"He looked at me and said, 'The Animals? Great!' And well, you know, that was it for the dreaded rock ban," Abair recalled.
Rescinding the rock ban came just in time for Mike Luoma, a Massachusetts native who attended St. Mike's in the 1980s and became a fixture in Vermont radio, as the music director for WIZN, WNCS and currently the online-only station WBKM. He hasn't forgotten the first show he saw at Memorial, the Gregg Allman Band.
"I can still remember that there was nothing in front of the stage back in those days," he recalled. "You could get right up against the wood."
The night Luoma became WIZN music director, rocker Eddie Money played Memorial. Luoma laughed maniacally as he recalled Money's backstage habit of walking up to just about anyone, hand outstretched and exclaiming, "Hi! I'm Eddie Money!" over and over again.
Over the years, the auditorium had developed a reputation for its allegedly less-than-stellar sound quality. But Luoma cites one of his favorite Memorial nights, when Frank Zappa played in 1988. Zappa, an infamous perfectionist, dispatched his crew the morning of the show to check on the acoustics. They used pink-noise speakers to flatten the sound in the cavernous, gym-like space and bring out low-end frequencies that would otherwise get swallowed.
"And I have to say, it was the absolute best I've ever heard that place sound," Luoma beamed. "It was pristine."
"I've always thought Memorial got a bad rap on its sound," Abair agreed about the venue's maligned acoustics. "Was it easy? Of course not; it was a big gym with hardwood floors. But if you put the time in, like Zappa did, it could sound great."
The Kids Are All Right
- Courtesy Of Joe Harig
- Crowd-surfing at 242 Main, 1995
While the big-name acts like Jethro Tull rocked upstairs in the 1980s, in the basement of the old hall, the Mayor's Youth Office established a space that would serve as an incubator for generations of Burlington musicians and fans: 242 Main.
The all-ages hangout opened on March 29, 1986. As much a drop-in center for the city's teens as it was a venue, 242 Main was for many years the only place in town that offered the sounds of the underground: punk rock, metal, hardcore and other, less corporate forms of heavier music.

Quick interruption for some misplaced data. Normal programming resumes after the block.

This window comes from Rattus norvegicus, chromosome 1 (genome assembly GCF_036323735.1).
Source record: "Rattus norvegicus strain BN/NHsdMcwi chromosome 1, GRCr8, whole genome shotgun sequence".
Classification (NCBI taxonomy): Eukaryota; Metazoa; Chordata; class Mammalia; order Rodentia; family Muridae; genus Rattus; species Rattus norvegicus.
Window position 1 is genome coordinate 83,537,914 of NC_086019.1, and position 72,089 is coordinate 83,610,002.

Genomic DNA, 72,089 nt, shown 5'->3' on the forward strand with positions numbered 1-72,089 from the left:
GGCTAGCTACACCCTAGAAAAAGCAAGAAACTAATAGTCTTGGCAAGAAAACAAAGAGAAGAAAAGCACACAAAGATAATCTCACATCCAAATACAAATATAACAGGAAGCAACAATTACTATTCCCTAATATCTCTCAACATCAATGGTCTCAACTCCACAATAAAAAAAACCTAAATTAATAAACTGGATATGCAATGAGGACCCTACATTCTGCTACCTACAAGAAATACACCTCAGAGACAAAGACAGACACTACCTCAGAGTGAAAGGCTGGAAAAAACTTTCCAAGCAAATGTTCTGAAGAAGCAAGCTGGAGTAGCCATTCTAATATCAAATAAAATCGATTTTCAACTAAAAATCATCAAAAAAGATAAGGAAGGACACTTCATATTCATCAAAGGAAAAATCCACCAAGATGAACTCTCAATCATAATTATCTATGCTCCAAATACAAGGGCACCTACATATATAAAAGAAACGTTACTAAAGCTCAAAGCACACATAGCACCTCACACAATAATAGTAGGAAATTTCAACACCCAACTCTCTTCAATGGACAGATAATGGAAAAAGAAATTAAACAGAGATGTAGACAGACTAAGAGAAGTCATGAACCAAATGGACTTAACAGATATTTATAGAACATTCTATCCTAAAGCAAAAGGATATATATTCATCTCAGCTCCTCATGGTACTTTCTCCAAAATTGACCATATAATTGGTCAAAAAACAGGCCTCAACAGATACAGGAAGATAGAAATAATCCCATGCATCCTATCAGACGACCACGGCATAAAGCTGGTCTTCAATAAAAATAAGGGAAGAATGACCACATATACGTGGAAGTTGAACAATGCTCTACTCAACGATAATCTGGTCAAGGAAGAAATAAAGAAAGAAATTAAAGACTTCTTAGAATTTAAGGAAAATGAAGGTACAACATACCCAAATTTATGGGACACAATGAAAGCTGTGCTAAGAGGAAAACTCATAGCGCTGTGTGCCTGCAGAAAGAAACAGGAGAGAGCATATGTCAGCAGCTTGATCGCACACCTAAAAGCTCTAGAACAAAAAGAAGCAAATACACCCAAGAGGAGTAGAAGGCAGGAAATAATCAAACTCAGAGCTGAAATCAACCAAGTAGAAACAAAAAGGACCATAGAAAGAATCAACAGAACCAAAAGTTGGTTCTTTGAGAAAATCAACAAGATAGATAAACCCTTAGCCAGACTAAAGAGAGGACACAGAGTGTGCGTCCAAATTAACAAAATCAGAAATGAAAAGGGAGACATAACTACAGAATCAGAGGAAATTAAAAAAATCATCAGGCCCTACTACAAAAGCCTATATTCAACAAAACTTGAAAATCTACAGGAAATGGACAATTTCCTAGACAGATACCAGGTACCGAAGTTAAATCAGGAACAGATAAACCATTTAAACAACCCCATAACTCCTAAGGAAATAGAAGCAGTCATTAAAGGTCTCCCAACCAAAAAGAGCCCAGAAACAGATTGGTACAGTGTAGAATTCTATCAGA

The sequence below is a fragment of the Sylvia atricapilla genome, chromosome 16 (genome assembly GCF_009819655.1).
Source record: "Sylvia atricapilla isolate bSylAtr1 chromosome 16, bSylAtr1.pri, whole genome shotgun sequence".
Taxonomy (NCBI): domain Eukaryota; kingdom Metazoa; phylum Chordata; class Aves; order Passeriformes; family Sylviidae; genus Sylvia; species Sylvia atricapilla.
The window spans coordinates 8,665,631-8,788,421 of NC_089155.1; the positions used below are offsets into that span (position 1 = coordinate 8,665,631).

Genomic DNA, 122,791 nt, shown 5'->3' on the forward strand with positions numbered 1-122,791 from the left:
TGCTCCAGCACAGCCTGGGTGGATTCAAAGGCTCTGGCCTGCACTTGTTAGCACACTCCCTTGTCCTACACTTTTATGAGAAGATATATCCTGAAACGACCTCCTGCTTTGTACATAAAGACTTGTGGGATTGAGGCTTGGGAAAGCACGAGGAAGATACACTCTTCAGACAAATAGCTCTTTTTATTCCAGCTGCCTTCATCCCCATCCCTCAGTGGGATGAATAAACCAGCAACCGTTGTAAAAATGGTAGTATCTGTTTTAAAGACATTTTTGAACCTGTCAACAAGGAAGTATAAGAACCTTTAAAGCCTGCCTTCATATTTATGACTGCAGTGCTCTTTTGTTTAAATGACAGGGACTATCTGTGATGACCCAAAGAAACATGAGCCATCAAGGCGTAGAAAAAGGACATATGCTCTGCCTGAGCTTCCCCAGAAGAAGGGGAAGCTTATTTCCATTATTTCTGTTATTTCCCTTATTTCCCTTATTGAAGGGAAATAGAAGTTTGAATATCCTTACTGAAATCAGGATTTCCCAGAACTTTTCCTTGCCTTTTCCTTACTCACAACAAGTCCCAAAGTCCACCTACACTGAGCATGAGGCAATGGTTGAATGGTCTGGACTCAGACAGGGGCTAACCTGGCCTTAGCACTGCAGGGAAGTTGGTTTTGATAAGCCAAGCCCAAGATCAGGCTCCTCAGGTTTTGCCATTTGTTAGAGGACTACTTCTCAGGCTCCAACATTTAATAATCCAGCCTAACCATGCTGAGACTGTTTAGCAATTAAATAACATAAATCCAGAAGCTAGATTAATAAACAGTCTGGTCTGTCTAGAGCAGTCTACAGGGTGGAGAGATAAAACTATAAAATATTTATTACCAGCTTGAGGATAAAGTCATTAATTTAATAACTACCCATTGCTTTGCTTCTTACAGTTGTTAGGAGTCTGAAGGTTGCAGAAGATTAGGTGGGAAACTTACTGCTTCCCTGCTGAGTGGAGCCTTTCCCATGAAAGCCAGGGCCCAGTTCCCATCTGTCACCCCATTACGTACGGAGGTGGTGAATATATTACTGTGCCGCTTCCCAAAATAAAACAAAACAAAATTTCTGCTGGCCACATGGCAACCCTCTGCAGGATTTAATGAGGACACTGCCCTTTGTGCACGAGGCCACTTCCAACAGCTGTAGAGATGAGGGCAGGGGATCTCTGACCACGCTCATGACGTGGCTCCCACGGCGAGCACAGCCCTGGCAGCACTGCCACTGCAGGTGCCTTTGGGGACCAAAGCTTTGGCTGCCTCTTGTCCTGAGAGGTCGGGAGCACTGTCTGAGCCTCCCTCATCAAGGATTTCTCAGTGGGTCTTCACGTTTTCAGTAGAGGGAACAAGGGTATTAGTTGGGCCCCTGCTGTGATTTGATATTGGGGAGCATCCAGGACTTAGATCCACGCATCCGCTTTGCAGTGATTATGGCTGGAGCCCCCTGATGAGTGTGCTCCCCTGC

For the next 30 years, 242 Main was the only place of its kind in Vermont. What started out as a place for Burlington teens to hang out — in a vacated water department office, no less — became so much more. Beloved local bands like Screaming Broccoli, Slush, Hollywood Indians and Dysfunkshun all made 242 Main their home, staging high-energy shows for crowds of kids who would go on to form the next generation of the city's musicians.
Sometimes the club would bring in bigger touring acts and punk legends, such as Agnostic Front and Black Flag. The late punk rocker GG Allin was once kicked out of 242 Main — which had a strict no-alcohol policy — after he threw a bottle of whiskey at local punk band the Wards.
But the club was always an odd fit as a city-run entity. As mayors came and went, the club's funding often did, as well — it even closed for a short period under mayor Peter Clavelle. Nonetheless, it was a vital part of the city's underground music community for decades.
- File: Luke Awtry
- The Wards performing at the last 242 Main show, 2016
For Big Heavy World, a nonprofit organization dedicated to documenting and preserving Vermont music, 242 Main was almost like a second headquarters. Executive director and founder James Lockridge still hopes to reestablish the club, which was shut down with the auditorium in 2016.
When it closed, 242 Main had the distinction of being the longest-running all-ages punk club in the country. "242 gave Burlington a claim to national history," Lockridge said.
He has been among the city's most vocal champions of investing in Memorial , because saving the arena could mean reopening 242 Main. He argues that the public firmly supports restoring Memorial, citing a 2018 survey commissioned by the city's Community and Economic Development Office.
More than 2,500 residents responded, and 84 percent supported renovating the building and saw its "meaning to the community as a gathering place," Lockridge said. Not only can the city revitalize Memorial, it must, he said. "242 put Burlington's kids, their young musicians, in the national history books. That can't be neglected any longer."
- Chris Farnsworth ©️ Seven Days